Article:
Tag Archives: Glasgow

REVIEW: Sleeping Beauty – Platform, Easterhouse

Playwright Lewis Hetherington presents a refreshing new take on the traditional tale of Sleeping Beauty at Platform this Christmas. Addressing the fact that in the regular re-telling poor beauty is either off stage or in her bed sleeping throughout most of the production. This time our “B” (Yolanda Mitchell) is a feisty teenager with an independent spirit, confined by her loving dad Jimmy (Irene Allan) (who loves to dress up and impersonate Elvis) to the family mattress shop, but B longs for bigger things and a world outside the four walls. She sneaks out every night to the local woods with her trusty dog Rocket (Itxaso Moreno) looking for adventure. There is, of course, a curse, but there’s a twist in the tale that you’ll have to go along and find out.

This is an atmospheric, engaging fairy tale where gripping storytelling is at the front and centre of the production. There are moments of real darkness and light throughout. There are also plenty of the usual panto tropes to satisfy the traditionalists: an evil queen (Jo Freer) and her sidekick (Julia Nsimba); a spooky forest; magical creatures; puns a-plenty.  It’s chock-full of familiar hits with cleverly re-written lyrics all sung by the hugely talented, fine-voiced cast. The cast are strong and cohesive and drive the action along. The fantastic set by Claire Halleran is relatively simplistic but fills the stage perfectly and looks gorgeously creepy. The set is also complemented by creative lighting by Michaella Fee. Lewis Heatherington’s Sleeping Beauty delivers throughout and serves us up the much-wanted happy ending.

The economical running time (just over an hour) is perfect to keep the tiniest audience members fully engaged and the ticket prices are affordably priced for many. This is (slightly non-) traditional storytelling at its best. Platform in Easterhouse is a true gem in the East End and the constant, consistently highly quality of their productions deserve to be seen by as wide an audience as possible, Sleeping Beauty is no exception.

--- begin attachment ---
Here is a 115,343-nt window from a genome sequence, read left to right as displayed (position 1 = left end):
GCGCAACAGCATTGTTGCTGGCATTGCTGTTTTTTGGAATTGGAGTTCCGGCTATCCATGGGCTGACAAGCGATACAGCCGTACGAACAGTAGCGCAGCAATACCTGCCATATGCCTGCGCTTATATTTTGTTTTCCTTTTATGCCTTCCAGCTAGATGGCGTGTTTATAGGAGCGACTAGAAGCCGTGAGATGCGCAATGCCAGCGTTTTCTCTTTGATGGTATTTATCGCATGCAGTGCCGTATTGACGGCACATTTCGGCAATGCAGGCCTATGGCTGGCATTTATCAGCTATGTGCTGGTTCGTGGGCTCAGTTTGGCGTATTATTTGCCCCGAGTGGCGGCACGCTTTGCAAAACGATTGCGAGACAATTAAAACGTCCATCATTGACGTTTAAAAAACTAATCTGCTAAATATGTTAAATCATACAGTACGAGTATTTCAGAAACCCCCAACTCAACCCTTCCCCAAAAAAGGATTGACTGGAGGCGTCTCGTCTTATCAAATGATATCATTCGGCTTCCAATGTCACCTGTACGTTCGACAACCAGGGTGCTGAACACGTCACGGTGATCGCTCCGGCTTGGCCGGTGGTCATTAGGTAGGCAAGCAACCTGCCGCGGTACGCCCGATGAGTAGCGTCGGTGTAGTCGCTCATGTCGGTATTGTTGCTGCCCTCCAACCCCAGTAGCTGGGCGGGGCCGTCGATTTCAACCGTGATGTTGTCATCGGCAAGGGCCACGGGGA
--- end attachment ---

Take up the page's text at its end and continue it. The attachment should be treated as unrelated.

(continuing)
Runs until 23rd December – tickets here: Sleeping Beauty : Platform (platform-online.co.uk)

REVIEW: The Wizard of Oz – Eastwood Park Theatre, Giffnock

Despite it being the first day in December, pantomime season is well and truly in its groove. Eastwood Park Theatre in Giffnock have hit the ground running with the well-oiled machine that is The Wizard of Oz.

Largely a re-telling of the L. Frank Baum tale, it does take a few diversions off of the yellow brick road, (there’s a magic microphone involved) but it is very much a traditional family panto with wide appeal. The double-entendres are at a minimum and there’s enough slapstick for the little ones, TikTok dances and familiar chart hits for the teens and political jokes for the grown-ups.

It all starts with a bang, when we are treated to a rip-roaring version of Proud Mary in the first five minutes: the fine-voiced cast have their first of many chances to shine. With the interest levels up, the audience is carried along on a wave of energy.

To their absolute credit, there isn’t a weak link anywhere in the compact cast and there’s a palpable chemistry between Dorothy’s three chums: Jamie Lemetti (Scarecrow), Alan Mirren (Tin Man) and Liam Webster (Lion) who have an ease and fine timing with each other that ensures each joke lands its punchline. Stand out among the cast is the engaging Garry King who manages to deliver an eye-watering number of roles with a glint in his eye and a spring in his step, getting the audience firmly onside from the get-go. The dancers are well-drilled, and the choreography is sufficiently diverse to keep the interest up. For those wondering, yes, there are Munchkins, many, many, Munchkins, played by members of local dance and drama organisations. The Wicked Witch is sufficiently over-the-top camp and Stephen McLaughlin who plays her, has a powerful but soulful voice which he utilises to great effect here as does Kate Richards as the Good Witch (and Aunt Em).

If it’s bang for your buck you are looking for then you need look no further than Eastwood Park. At almost two and a half hours long, the show is packed with content, delivered by an enormously talented cast, everyone giving their all no matter what their role.

Eastwood Park is an exemplary theatre: great programming; a theatre with excellent sight lines; accessible; friendly, helpful staff and family affordable tickets – what more could you want?

Runs until 30 December 2022 – Tickets here

REVIEW: The Book of Mormon – Theatre Royal, Glasgow